Then, she set up a website and emailed friends about it. Or, what she describes as "unabashed, shameless advertising for people I knew".
One weekend, CIO New Zealand saw McCallum working on her craft at a party for a community organisation.
"What I really enjoy is it is creating and transforming something for the kids or the clients," she says, as she takes on continuous requests from the children for different shapes — flowers, dogs, robots, cartoon characters
She finds a "loose parallel" between her full-time role at Beca during the weekday, and as a balloon sculptor.
"Kids can be quite specific on what they want," she says. "They want this colour and they want this loop around there. I try to make it for them, and tell them what I am doing so they feel involved, and they have a sense of ownership."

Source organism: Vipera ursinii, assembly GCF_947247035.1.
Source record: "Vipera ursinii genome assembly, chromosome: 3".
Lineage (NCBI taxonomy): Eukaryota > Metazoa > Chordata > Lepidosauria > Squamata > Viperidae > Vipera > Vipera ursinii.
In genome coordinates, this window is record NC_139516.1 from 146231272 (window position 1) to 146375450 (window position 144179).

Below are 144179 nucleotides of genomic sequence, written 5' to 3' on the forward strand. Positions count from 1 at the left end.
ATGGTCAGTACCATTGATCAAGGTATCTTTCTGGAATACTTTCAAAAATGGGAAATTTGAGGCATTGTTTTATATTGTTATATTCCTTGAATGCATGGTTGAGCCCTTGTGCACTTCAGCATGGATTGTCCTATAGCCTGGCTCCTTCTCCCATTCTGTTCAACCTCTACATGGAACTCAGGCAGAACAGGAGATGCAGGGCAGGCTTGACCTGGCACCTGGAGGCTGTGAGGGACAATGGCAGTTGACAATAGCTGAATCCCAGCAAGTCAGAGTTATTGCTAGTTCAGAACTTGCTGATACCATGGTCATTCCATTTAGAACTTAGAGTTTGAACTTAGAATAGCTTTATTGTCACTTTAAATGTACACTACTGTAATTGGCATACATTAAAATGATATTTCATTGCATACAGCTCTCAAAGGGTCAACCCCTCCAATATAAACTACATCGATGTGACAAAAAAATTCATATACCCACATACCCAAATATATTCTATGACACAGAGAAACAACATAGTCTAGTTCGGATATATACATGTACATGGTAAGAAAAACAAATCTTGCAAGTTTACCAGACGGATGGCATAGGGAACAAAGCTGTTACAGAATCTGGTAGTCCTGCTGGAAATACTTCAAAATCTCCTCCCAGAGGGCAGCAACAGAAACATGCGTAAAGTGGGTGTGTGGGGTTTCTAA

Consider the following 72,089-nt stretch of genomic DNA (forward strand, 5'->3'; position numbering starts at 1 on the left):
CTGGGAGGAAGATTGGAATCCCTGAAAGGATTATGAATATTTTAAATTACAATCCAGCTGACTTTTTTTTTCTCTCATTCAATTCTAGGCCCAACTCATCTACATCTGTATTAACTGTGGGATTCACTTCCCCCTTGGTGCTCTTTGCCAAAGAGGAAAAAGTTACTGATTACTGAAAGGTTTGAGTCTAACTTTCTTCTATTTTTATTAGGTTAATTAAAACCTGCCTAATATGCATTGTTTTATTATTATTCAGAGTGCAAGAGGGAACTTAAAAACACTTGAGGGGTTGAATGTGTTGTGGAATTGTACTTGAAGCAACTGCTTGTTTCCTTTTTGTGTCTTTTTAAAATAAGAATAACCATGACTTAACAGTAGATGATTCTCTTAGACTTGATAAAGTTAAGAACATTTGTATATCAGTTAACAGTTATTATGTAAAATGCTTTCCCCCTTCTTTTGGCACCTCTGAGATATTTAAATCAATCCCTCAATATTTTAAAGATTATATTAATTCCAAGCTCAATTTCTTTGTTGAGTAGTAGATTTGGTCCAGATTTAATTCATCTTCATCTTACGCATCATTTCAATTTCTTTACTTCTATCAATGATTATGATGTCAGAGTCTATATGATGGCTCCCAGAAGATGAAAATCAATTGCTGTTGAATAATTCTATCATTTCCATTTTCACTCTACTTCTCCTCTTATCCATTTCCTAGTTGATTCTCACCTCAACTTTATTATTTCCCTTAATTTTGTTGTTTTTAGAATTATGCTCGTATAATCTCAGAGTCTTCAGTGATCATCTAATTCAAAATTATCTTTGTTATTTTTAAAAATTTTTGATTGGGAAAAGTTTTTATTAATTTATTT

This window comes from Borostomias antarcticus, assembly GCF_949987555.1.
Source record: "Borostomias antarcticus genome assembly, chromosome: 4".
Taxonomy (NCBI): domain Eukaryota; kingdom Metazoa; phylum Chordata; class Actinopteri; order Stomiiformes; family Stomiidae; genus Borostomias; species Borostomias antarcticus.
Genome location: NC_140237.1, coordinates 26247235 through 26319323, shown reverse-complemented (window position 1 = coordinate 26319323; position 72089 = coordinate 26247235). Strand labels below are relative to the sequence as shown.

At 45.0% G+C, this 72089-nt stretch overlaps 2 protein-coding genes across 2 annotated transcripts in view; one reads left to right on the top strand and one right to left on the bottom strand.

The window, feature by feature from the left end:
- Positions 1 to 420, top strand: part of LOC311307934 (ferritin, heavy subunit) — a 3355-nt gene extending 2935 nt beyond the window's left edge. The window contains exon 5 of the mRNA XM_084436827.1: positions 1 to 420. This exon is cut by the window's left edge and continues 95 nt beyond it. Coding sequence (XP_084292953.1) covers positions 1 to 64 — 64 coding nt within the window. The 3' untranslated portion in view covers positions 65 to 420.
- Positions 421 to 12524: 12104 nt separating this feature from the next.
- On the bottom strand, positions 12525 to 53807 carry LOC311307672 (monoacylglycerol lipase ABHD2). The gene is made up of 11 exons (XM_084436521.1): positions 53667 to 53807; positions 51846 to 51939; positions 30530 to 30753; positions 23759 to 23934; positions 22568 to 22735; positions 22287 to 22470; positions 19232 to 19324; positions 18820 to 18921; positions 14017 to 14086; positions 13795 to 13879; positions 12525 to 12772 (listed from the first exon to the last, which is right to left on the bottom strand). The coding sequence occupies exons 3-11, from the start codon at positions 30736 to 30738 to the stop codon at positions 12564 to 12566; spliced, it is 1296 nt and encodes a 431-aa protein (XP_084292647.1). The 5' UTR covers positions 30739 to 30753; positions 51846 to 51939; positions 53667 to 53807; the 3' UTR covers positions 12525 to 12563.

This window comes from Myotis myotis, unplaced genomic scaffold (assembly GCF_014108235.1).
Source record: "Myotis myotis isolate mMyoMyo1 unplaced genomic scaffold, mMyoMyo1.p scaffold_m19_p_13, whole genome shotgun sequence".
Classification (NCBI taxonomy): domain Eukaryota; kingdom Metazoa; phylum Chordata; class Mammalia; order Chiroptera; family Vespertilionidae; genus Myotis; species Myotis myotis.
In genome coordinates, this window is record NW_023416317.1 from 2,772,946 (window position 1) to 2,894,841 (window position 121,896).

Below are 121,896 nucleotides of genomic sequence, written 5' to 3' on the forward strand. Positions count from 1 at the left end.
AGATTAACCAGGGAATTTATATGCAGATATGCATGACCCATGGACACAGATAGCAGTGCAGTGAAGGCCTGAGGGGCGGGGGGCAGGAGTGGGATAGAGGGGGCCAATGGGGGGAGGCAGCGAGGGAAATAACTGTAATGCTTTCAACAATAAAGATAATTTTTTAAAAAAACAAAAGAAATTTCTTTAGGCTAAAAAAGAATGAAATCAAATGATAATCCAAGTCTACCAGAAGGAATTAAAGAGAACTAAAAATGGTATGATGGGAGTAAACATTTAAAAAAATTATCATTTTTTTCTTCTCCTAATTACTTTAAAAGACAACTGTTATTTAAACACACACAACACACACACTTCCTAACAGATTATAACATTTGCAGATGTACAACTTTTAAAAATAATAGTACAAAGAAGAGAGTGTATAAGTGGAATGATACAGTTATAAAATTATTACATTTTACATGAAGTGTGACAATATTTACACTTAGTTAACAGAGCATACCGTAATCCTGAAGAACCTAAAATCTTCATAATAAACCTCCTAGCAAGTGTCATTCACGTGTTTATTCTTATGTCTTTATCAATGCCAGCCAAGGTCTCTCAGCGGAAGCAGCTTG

It is the same with IT, she says, as she holds up one of her creations, a bright orange balloon shaped like the cartoon character Nemo. "Our clients know what they want. I just think it is important to involve them along the way so they own it and they have skin on the game."
"I find the adults are just as excited about the balloons as the kids," she says. But the adults seem to "challenge her a little bit more" with their requests for more complicated designs. "They like Eiffel Towers."
There was one time, however, when her balloons failed to elicit a smile. This was when she was making balloons for the residents of a rest home. "It was quite a hot day and a couple of balloons were popping."
One of the residents, "must have got a bit of a fright", she says. "When the balloons popped, he said: 'It is just like being in the war'... So I left him alone."
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